Tumors that are neglected can spread deeply into the skin and invade nearby structures. On rare occasions, these cancerous cells can metastasize to lymph nodes and other organs in the body.
Mohs surgery has the highest cure rate. It is appropriate for most skin cancers and especially suitable for skin cancer that:
Please note: the above list is not exhaustive of all of the instances where Mohs surgery is the most appropriate option for your skin cancer.
Although Mohs surgery can take longer than other techniques to perform, advances in technology, such as automated staining of tissue samples, have made it quicker. While it is impossible to predict exactly what timeframe to expect for each Mohs surgery procedure, the entire procedure usually lasts several hours. Rarely, clearing the tumor and reconstructing the defect can take the better part of a day. A consultation with the Mohs surgeon prior to your procedure will allow for the surgeon to understand the unique qualities of your situation and enable him/her to more clearly estimate the extent of the timeframe for the surgery.
Yes. As will any treatment for skin cancer, Mohs surgery will leave a scar.
Mohs surgery preserves as much healthy skin as possible and maximizes options for repairing the surgical defect, once the tumor is completely removed. Once the Mohs surgeon has completely removed your skin cancer through Mohs surgery, reconstruction for optimizing the final functional and cosmetic result becomes the highest priority. Generally, a post-surgical scar improves with time and can take up to 1 year or more to fully mature. As your surgical site heals, new blood vessels can appear and support the healing changes occurring underneath the skin. This can result in the reddish appearance of the scar. This change is temporary and will improve with time.
In addition, the normal healing process involves a period of skin contraction, which often peaks 4 to 6 weeks after the surgery. This may appear as a bumpiness or hardening of the scar. On the face, this change is nearly always temporary and the scar will soften and improve with time. If you have a history of abnormal scarring, such as hypertrophic scars or keloids, or if there are problems with the healing of your scar, injections or other treatments may be used to optimize the cosmetic result. Your Mohs surgeon is available for you throughout the healing process to discuss any concerns that may arise.
The American College of Mohs Surgery (ACMS), founded by Dr. Frederic Mohs, has established the highest standards of training and patient care for Mohs surgery.
No. Only ACMS physicians are required to undertake an additional 1 to 2 years of rigorous fellowship training that the American College of Mohs Surgery requires of its surgeons to become members.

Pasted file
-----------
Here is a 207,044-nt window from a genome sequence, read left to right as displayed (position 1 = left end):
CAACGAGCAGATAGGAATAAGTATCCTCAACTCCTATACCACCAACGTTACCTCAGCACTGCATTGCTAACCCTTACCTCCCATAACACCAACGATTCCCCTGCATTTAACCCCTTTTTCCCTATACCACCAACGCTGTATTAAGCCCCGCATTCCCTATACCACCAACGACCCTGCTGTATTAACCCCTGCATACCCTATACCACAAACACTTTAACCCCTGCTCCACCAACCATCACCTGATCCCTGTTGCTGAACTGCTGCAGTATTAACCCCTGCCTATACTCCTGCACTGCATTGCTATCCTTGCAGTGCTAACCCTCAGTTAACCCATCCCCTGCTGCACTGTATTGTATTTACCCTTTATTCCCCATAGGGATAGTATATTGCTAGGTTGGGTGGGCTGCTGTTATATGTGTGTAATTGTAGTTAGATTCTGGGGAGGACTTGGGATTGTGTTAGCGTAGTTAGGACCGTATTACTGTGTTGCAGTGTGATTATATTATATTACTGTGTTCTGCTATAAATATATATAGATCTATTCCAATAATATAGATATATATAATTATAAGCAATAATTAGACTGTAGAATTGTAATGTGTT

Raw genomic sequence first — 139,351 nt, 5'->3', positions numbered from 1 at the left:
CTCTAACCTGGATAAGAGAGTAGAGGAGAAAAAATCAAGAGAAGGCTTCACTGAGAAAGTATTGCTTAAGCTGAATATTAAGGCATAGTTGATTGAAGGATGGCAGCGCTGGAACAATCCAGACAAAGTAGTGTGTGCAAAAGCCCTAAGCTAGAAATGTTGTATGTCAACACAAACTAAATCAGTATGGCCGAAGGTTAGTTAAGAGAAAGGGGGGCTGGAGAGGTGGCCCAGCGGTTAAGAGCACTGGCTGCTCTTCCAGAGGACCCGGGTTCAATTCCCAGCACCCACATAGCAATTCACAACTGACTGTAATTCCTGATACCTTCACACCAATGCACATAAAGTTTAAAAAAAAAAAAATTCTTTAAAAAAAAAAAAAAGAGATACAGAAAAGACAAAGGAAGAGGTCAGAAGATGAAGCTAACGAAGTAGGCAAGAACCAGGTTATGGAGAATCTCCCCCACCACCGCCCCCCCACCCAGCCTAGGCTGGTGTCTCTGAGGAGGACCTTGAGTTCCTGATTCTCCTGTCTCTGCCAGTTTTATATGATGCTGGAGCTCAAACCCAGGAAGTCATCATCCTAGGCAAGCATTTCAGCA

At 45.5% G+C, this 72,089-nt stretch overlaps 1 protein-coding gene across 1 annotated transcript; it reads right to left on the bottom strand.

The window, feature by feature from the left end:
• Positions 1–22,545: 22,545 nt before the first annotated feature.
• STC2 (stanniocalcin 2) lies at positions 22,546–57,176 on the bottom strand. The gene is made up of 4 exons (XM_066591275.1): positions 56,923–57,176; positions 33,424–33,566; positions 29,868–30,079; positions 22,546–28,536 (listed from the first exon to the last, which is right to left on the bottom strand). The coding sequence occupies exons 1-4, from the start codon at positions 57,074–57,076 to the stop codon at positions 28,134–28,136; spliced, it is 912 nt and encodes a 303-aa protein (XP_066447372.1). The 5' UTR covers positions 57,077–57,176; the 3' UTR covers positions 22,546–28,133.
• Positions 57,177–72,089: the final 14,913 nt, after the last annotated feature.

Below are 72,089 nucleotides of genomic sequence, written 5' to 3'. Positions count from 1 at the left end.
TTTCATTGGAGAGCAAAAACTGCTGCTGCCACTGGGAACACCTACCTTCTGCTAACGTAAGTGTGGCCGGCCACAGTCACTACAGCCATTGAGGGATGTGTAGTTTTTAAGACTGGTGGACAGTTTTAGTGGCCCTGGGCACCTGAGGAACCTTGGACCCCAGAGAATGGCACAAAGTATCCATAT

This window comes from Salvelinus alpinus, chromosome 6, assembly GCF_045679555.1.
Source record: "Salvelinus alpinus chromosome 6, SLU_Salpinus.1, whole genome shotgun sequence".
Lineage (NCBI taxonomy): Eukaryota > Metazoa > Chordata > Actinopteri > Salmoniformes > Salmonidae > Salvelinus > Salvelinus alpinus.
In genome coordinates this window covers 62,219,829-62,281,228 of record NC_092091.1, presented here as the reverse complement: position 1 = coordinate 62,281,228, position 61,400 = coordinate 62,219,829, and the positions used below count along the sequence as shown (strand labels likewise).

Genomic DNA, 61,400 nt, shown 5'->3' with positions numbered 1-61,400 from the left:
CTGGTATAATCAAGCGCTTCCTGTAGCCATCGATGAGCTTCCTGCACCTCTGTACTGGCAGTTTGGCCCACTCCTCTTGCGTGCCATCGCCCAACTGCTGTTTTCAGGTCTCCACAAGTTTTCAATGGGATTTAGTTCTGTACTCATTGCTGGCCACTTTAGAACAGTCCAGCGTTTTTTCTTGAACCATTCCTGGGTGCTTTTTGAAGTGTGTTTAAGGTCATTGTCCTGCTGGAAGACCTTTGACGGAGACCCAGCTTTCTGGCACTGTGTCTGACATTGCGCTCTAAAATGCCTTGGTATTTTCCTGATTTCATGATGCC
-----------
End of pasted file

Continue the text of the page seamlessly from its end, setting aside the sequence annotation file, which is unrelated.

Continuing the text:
Professional medical associations use many different terms to describe their organization. Some examples are the American Medical Association, the American Academy of Dermatology, the American College of Mohs Surgery, and the American Society for Dermatologic Surgery. All are medical professional associations, but each has its own set of member eligibility requirements.
In the case of the American College of Mohs Surgery, to be admitted, a member must have completed an approved fellowship in which they have participated in the surgery of at least 500 patients under the supervision of an approved Mohs surgery instructor.
Correct. The American College of Mohs Surgery is a membership organization of 1,400 surgeons who perform Mohs surgery and are committed to advancing the education, research, development, and application of standards and guidelines to advance this specialized procedure.
The ACMS fellowship is an additional course of study for 1 to 2 years that provides the opportunity for surgeons to develop good judgment and become highly skilled in Mohs surgery. This includes the following:
During the fellowship, each surgeon-in-training must participate in a minimum of 500 cases under the supervision of a Mohs College approved, fellowship-trained instructor (surgeon).
An MD or DO must have completed a 1 or 2-year Mohs fellowship at one of the 70+ Mohs training programs across the country. Most are 1-year programs, but the programs are identical in all but the length of time it takes to complete them. All Mohs fellows must complete at least 500 Mohs surgery cases during their fellowship. Fellows-in-training must perform most of these cases under the guidance of the training program director, but in a minimum of 125 cases, fellows must be the “primary” surgeon.
American College of Mohs Surgery was founded in 1967 as the American College of Chemosurgery by Dr. Frederic Mohs, who pioneered the technique. Through the ensuing years, the Mohs micrographic surgical process was refined, and in 1988 the membership changed the name to the American College of Mohs Micrographic Surgery and Cutaneous Oncology, noting the full spectrum of their work. The membership voted on the 40th anniversary of the College in 2007 to shorten the name to make it more user-friendly to the general public.